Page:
Then heat a frying pan on medium heat and add 2 tbsp of oil, pour in the sauce, add salt to taste stir from time to time and cook for around 15 mjn until the sauce has a consistency of heavy cream. If it’s too thick, add more chicken broth until you get the desire consistency, turn the heat off and set aside, ready to be serve with the mackerel fillets.
While the sauce is cooking, fry your mackerel fillets. Heat a frying pan on medium heat and add the oil, once the oil is hot, place 2 mackerel fillets at a time, skin down, push the fillets down with a spatula (this will avoid the fillet to curl up), fry them 3 to 5 min on each side.
Serve some watercress salad on a dinner plate, place one mackerel fillet on top of the salad and pour some green Pipian on top of the fish.
- You can get fresh tomatillos and poblano peppers from cool chile, they sell them when the tomatillos and poblano peppers are in season.
- If you can’t find these ingredients fresh then get the tomatillos in a tin, you can find them in www.mexgrocer.co.uk and use green peppers instead of poblanos.
Puya is a chilli similar to guajillo, but a bit more spicy. I would say that is a combination of guajillo and arbol chilli, in fact, a lot people get confused between these two, as Puya looks very similar to arbol chilli, but Puya is a bit thicker than arbol. Puya or Pulla, as some people call it, has more fruity and intense flavour than guajillo.
It goes very well with chicken, pork or beef. It is a good chilli to make salsas.
This recipe was given to me by my sister Sonia, who kindly share it with me, she told me that is a salsa from Acapulco, Guerrero, it was given to her by her sister-in-law. My sister Sonia is an excellent cook just like my other siblings. The ingredients are very simple and similar to other salsas, but you use oil to fry it. The combination of the ingredients with the oil make a more silky salsa.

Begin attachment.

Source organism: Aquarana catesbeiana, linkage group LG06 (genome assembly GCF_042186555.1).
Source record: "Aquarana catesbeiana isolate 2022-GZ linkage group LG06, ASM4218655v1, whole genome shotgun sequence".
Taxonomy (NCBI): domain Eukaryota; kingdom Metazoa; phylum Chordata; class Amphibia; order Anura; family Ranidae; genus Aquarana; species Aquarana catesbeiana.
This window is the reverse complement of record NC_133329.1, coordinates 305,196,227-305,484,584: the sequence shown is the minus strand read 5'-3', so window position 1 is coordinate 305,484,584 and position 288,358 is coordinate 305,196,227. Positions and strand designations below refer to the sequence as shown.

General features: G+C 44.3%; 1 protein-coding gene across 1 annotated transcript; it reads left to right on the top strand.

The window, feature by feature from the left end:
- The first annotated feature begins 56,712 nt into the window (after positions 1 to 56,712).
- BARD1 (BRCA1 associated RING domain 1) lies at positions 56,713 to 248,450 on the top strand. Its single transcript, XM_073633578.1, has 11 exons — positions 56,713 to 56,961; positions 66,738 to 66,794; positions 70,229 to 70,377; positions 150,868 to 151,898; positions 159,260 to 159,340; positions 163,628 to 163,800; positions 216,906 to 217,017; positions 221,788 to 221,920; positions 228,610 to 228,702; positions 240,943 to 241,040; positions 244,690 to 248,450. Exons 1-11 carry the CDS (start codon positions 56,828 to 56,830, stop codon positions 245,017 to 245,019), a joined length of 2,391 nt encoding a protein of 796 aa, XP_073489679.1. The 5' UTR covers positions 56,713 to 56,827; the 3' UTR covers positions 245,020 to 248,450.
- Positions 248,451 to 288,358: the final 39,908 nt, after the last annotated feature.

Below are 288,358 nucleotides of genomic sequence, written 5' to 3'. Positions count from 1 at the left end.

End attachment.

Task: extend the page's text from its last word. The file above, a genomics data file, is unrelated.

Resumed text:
Makes around 150 ml Puya salsa
Prep 10 min
Cook 15 min
- 5 dried, clean and deseeded Puya chillis.
- 2 medium tomatoes cut in chunks
- 1/2 white onion cut in chunks
- 1 medium garlic clove peeled
- 1/2 cup vegetable oil
- Salt to taste
Put the chillies on a hot frying pan to toast for 3 min making sure to turn them around to avoid burning them.
Then put the chillies, onion, tomatoes and garlic in a blender and blend very well, in the meantime, heat the oil, with low heat, in the same frying pan where you toasted the chillies and add the salsa you just blended. Add salt to taste and cook for 15 min.
Have it with your breakfast, tacos or any other Mexican dish!
- If you can’t find Puya chillies in the UK, you can use arbol chillies, which are widely available in the Mexican online shops.
As I mentioned in my recent post quesadillas with Cuitlacoche this Mexican ingredient is consider a delicacy in Mexico and I had found out that this fungus that grows in maize is very common not only in Mexico, but in other countries like France and China, but we, Mexicans, are the only people that eat it.
So, I had some Cuitlacoche left and I wanted to cook something very special with it, but I didn’t know what, therefore I decided to do some research in the very handy Internet and I found this amazing recipe from Yuri Gortari, that I believe it does Cuitlacoche justice and also sounds very posh, fancy, interesting and, have I mentioned it is utterly delicious as well?